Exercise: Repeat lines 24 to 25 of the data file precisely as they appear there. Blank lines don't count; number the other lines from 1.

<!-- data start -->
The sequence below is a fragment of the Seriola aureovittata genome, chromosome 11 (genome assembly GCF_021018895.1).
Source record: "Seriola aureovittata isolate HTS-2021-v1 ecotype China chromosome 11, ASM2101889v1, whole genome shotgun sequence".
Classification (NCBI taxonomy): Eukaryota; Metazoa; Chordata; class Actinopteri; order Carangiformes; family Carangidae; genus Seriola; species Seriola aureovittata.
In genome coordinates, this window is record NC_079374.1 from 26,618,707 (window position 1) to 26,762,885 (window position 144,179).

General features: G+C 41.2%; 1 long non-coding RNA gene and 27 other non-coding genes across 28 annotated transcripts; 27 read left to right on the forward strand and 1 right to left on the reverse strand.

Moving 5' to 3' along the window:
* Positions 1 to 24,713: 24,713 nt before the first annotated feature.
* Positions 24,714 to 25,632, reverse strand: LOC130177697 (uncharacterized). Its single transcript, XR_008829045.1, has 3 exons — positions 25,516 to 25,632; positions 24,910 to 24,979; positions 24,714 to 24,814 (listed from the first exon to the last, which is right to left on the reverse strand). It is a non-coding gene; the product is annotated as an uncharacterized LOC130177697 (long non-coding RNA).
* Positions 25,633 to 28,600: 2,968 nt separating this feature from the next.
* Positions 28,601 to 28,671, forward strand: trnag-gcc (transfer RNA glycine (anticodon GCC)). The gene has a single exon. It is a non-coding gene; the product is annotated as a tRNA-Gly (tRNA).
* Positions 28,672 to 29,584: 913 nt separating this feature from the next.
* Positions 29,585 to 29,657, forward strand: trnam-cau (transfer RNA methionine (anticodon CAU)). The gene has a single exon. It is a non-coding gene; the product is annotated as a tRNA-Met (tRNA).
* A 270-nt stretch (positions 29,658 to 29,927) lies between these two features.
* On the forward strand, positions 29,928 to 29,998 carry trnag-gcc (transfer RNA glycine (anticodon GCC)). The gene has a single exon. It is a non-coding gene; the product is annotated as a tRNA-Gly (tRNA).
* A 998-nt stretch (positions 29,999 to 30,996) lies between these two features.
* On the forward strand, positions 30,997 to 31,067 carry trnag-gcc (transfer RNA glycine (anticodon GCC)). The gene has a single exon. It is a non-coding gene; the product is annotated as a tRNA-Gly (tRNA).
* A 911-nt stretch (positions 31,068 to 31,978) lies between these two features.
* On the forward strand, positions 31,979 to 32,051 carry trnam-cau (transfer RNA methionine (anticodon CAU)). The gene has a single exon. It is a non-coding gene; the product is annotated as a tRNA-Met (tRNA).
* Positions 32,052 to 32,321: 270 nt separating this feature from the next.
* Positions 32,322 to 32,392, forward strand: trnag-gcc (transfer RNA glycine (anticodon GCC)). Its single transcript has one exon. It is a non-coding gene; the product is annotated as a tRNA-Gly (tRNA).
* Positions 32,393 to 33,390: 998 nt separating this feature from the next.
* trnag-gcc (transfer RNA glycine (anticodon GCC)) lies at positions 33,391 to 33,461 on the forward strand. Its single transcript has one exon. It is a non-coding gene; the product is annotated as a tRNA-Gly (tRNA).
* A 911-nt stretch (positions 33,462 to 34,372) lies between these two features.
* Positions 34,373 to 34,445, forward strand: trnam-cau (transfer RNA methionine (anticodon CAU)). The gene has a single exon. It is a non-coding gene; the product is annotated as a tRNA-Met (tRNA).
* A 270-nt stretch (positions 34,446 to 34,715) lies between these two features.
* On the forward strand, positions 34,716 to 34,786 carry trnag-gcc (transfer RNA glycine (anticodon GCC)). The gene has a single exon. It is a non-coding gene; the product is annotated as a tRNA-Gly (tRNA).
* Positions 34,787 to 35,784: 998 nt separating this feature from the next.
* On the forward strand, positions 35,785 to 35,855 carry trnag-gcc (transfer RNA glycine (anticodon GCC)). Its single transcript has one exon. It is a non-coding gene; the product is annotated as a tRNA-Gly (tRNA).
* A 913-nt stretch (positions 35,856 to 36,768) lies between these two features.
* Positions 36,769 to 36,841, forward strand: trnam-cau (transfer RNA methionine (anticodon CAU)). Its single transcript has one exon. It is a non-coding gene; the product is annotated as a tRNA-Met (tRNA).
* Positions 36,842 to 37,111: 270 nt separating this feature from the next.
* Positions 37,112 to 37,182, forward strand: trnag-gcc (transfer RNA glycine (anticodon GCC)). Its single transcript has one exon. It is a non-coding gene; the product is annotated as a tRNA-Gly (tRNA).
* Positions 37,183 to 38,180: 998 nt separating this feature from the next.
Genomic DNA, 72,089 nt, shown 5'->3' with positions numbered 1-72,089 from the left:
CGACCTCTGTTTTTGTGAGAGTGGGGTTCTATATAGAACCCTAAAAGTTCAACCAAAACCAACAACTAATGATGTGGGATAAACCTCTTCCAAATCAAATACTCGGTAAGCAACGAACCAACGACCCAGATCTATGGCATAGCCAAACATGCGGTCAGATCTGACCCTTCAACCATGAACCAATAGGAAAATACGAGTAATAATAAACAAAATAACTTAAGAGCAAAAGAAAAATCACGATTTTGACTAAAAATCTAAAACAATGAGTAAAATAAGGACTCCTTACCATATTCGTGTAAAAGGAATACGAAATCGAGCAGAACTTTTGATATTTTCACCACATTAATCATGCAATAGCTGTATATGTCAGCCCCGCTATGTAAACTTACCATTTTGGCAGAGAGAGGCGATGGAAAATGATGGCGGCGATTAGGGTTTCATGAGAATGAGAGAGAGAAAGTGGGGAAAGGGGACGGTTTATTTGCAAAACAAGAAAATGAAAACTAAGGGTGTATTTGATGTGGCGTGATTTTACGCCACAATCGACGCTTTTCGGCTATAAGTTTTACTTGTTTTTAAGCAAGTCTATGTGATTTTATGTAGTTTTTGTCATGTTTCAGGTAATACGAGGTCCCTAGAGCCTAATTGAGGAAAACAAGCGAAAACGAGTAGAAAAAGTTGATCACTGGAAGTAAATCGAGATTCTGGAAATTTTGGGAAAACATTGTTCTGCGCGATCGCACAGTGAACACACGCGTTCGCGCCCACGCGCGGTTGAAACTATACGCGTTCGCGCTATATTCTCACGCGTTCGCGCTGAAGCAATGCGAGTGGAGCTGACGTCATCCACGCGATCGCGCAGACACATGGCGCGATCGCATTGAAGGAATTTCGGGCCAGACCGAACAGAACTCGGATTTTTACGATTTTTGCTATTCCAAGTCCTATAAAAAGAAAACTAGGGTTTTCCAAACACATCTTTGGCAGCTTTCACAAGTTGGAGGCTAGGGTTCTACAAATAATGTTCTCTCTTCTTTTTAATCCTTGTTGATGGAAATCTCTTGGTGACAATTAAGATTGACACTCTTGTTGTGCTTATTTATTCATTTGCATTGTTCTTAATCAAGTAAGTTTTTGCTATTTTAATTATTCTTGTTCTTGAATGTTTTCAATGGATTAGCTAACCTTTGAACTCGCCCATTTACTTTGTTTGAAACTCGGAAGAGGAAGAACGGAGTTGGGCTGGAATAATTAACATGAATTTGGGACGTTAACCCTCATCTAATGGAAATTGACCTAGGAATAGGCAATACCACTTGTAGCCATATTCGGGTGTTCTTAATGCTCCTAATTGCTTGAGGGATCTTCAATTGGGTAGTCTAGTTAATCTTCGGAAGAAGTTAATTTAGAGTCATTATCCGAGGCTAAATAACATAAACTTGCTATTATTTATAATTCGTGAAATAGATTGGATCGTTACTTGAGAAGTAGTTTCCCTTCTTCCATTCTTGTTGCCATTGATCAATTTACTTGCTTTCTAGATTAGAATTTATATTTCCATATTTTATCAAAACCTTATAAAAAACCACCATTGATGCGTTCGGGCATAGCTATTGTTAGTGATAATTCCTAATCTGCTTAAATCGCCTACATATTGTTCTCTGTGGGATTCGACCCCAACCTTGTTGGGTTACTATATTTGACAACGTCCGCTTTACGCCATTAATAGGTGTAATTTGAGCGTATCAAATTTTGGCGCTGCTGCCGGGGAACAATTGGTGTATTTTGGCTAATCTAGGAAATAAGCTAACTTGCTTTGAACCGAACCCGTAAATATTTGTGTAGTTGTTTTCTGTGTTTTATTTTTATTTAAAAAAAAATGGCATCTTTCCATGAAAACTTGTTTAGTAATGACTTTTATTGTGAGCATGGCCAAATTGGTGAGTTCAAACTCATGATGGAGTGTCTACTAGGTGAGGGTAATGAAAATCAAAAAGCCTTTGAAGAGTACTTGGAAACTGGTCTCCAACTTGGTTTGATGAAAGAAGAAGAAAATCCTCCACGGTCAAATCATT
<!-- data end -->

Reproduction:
* Positions 34,373 to 34,445, forward strand: trnam-cau (transfer RNA methionine (anticodon CAU)). The gene has a single exon. It is a non-coding gene; the product is annotated as a tRNA-Met (tRNA).
* A 270-nt stretch (positions 34,446 to 34,715) lies between these two features.